NCDOT providing damaged concrete pipes to help artificial reefs off the coast
Concrete pipes damaged by hurricanes Matthew and Florence will find a new purpose off the coast of North Carolina.
More than 1,000 tons of pipe will be used to help shore up two artificial reefs that are off the coast of Brunswick County, according to the N.C. Department of Transportation.
The department partnered with the N.C. Division of Marine Fisheries in an effort to find a new, cost-effective use for the damaged pipes that will help marine life.
The reefs are structures that replicate the ecological functions of food and refuge fish and other marine life need to survive, according to an NCDOT news release. Concrete is just one of the materials used in creating the more than 40 reefs off the coast. Others include such material as steel hulls from old tugboats and bridge demolition debris.
It's great for both the ecosystem and for angler fishermen.David Snead, Coastal Conservation Association of North Carolina
This shipment of material came from discarded culverts that had been stored at the NCDOT’s maintenance yard in Columbus County. Staff from that facility hauled the pipes to the Port of Wilmington. According to the marine fisheries division, which oversees the reef program, a marine contractor will use a barge this spring to transport and unload the material at reefs offshore from Oak Island and the town of Shallotte.
The material will be used to make three-dimensional structures, as well as, to create a sparse field on the ocean floor consisting of the pipes. This diversity of designs allows for the reefs to flourish as habitats, said Jordan Byrum, who has been the artificial reef coordinator at the marine fisheries division since 2018.
Recently, more than 100 tons of similarly damaged pipes were sent to the port from Bladen County to be used for the same purpose.
A 'win-win' situation
The idea for donating the pipes was forged during a conference for coastal resiliency, according to Ken Clark, NCDOT’s district engineer in Columbus County.
“We had considered many options on how to properly dispose of this unusable material, when we formed this unique collaboration with the Division of Marine Fisheries last year," Clark stated in an NCDOT news release. “This program mutually benefits both state agencies."
As for additional environmental impact from possibly contaminated concrete, Byrum said the material that is used must meet EPA and state environmental quality standards. He said concrete has been used in the artificial reef program for the past 40 years.
"In the past, we’ve used freshly made damaged concrete from commercial concrete pipe plants so there was no contamination,” Byrum said.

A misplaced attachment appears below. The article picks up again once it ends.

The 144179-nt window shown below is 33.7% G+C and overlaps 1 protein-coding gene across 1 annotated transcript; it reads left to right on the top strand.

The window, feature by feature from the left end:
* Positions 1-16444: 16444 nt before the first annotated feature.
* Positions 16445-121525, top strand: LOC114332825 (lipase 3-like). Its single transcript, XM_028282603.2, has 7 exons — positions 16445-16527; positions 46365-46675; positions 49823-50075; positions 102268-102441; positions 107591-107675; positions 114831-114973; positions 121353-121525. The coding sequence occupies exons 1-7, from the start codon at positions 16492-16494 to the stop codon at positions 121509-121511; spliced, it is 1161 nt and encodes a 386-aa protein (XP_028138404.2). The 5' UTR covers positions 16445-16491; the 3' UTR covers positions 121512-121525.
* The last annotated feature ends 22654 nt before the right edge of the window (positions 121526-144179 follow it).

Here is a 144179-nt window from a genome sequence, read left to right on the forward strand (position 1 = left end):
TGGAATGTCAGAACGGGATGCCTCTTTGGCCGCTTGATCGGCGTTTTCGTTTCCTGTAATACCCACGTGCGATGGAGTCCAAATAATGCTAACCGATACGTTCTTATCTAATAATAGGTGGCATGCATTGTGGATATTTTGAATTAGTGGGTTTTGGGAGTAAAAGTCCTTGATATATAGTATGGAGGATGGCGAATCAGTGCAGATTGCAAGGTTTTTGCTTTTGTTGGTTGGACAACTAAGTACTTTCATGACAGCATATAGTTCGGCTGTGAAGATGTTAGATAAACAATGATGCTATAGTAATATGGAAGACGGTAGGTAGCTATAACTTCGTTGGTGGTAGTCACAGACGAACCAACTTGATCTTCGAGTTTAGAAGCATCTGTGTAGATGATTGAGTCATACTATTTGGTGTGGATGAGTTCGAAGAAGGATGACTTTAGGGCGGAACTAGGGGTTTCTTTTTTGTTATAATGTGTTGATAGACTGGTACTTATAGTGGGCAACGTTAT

Disposing of the material in a construction and demolition landfill would have cost the NCDOT $65,000 in tipping fees. To avoid having to pay those fees, the department used dump trucks and trailers to haul the material from Columbus County to the port.
The funding for storing the pipes at the port and delivering them out to the artificial reefs is covered by fees collected by the state from recreational fishing licenses, Byrum said.
David Sneed, executive director of the Coastal Conservation Association of North Carolina said his organization is very supportive of the artificial reef program and the materials used to make the reefs. He called it a "win-win situation."
"It's great for both the ecosystem and for angler fishermen," Snead said.
Snead added that the reefs make great structures for fish and they help grow fish stock.
The CCA of NC is a community of conservationists and recreational anglers working to promote sound management of public trust marine and estuarine resources to protect those resources for the enjoyment of current and future generations, according to its website.
In addition to the artificial reefs, The Division of Marine Fisheries also maintains 25 estuarine reefs, 14 of which serve as oyster sanctuaries. These estuarine sites are found in Pamlico Sound and its tributaries, Bogue Sound, the New River, and the Cape Fear River.
A 2020 study by the National Oceanic and Atmosphere Administration found that natural and artificial reefs perform similarly as fish habitats. For the artificial variety, the location and material used to construct them may lead some to perform better than others.